Computational Biology and Health Genomics
October 2018 Group Leader in the Bioinformatics and Genomics Programme at the Centre for Genomic Regulation, Barcelona, Spain.
2013-2018 Postdoctoral researcher at the Department of Medicine and Department of Biomedical Informatics, Harvard Medical School, Boston, USA
2012 PhD in Theoretical Physics, University of Cologne, Germany
No evidence for a controversial type of mutation bias in the human germline (08/07/2020)
Recent studies have found that some human cancer cells display a mutation bias where DNA that directly codes for proteins mutates at a different rate compared to DNA sequences which do not.
A comprehensive list of cancer driver genes published in Nature Genetics (04/02/2020)
An innovative algorithm identifies 460 genes that are important for the development of cancer, uncovering tumor-gene associations that had not previously been identified.
Mutation, selection and stochasticity combine to leave their footprint in genetic data. With the proper tools and analyses, the resulting information can be leveraged to describe mutational processes, obtain estimates of selection, and reveal more intricate evolutionary dynamics. We are interested in the quantitative description of evolutionary processes through the development of new probabilistic models and computational methods.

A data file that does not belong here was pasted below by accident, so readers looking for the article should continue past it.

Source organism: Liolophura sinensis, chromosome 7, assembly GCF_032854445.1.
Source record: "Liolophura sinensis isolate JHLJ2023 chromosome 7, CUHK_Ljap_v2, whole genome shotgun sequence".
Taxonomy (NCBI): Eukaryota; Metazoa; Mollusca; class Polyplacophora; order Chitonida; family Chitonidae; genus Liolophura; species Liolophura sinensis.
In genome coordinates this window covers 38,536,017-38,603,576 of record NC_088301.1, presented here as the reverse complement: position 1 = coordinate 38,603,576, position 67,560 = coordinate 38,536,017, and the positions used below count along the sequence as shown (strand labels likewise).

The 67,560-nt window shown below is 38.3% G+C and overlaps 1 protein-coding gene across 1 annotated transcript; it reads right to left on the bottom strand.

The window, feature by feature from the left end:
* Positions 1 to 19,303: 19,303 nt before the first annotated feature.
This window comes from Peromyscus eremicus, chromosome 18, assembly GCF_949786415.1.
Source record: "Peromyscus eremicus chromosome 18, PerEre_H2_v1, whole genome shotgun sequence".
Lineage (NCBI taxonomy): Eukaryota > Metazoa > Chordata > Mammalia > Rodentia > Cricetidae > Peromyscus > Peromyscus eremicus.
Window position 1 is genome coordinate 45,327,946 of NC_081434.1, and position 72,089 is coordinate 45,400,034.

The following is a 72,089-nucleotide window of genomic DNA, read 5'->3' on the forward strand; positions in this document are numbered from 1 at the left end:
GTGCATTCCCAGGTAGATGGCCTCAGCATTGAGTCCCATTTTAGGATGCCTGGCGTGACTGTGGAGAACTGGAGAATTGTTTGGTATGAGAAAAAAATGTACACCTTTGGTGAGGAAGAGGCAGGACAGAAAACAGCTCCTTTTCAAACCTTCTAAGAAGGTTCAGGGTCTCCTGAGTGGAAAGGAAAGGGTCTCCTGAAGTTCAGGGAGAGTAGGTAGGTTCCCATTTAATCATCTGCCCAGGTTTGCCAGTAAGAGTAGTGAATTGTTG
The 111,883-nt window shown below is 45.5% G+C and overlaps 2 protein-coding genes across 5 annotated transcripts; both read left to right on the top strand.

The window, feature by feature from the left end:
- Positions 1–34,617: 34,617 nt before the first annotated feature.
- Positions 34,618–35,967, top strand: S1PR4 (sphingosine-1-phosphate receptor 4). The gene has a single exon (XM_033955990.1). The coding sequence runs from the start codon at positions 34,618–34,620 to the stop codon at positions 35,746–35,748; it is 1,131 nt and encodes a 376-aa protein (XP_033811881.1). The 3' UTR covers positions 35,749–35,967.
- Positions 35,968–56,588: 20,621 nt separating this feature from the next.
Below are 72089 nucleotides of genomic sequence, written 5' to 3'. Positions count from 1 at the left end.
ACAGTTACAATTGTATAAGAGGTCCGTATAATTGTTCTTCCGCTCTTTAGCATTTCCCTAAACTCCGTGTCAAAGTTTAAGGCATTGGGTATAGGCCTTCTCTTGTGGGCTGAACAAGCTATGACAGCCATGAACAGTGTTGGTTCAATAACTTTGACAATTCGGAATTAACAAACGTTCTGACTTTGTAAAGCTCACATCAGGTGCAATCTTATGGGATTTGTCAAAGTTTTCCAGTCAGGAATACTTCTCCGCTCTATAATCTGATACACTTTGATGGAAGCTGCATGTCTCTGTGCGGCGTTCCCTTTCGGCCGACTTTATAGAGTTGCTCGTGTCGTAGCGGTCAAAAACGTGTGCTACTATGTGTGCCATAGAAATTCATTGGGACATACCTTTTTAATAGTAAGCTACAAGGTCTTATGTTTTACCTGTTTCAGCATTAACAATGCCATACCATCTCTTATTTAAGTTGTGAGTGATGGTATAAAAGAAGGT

A strong focus of the lab lies on cancer as an evolutionary system and selection as a readout. We analyze sequencing and other datasets and develop mathematical and computational approaches to estimate selection. An important aspect of this effort is to account for the high heterogeneity of mutation rate in cancer genomes, driven by sequence context dependence and external mutation rate-determining factors. We are interested in different modes of selection active during tumorigenesis (including negative selection), happening in the coding or the noncoding part of the genome. We extend some of the analyses to the level of human population genetics, which is another active area of research in our lab.
External lab website: weghornlab.net
We are always interested to receive inquiries from researchers at any level who are excited about quantitative and computational science and would like to work in the fields of cancer evolution or human population genetics. Please get in touch with Donate Weghorn.
Cancer Bayesian Selection Estimation (CBaSE)
We have developed a tool which derives gene-specific estimates of the strength of negative and positive selection in cancer. It accounts for the heterogeneity of mutation rate across the cancer genome, independent of external input information on mutation rate covariates. CBaSE estimates also take into account the context-dependent cancer type-specific mutational signature.
The CBaSE method and results were published in Weghorn & Sunyaev, Nature Genetics, 2017:
The CBaSE software can be downloaded as a standalone tool or used in a browser-based application here: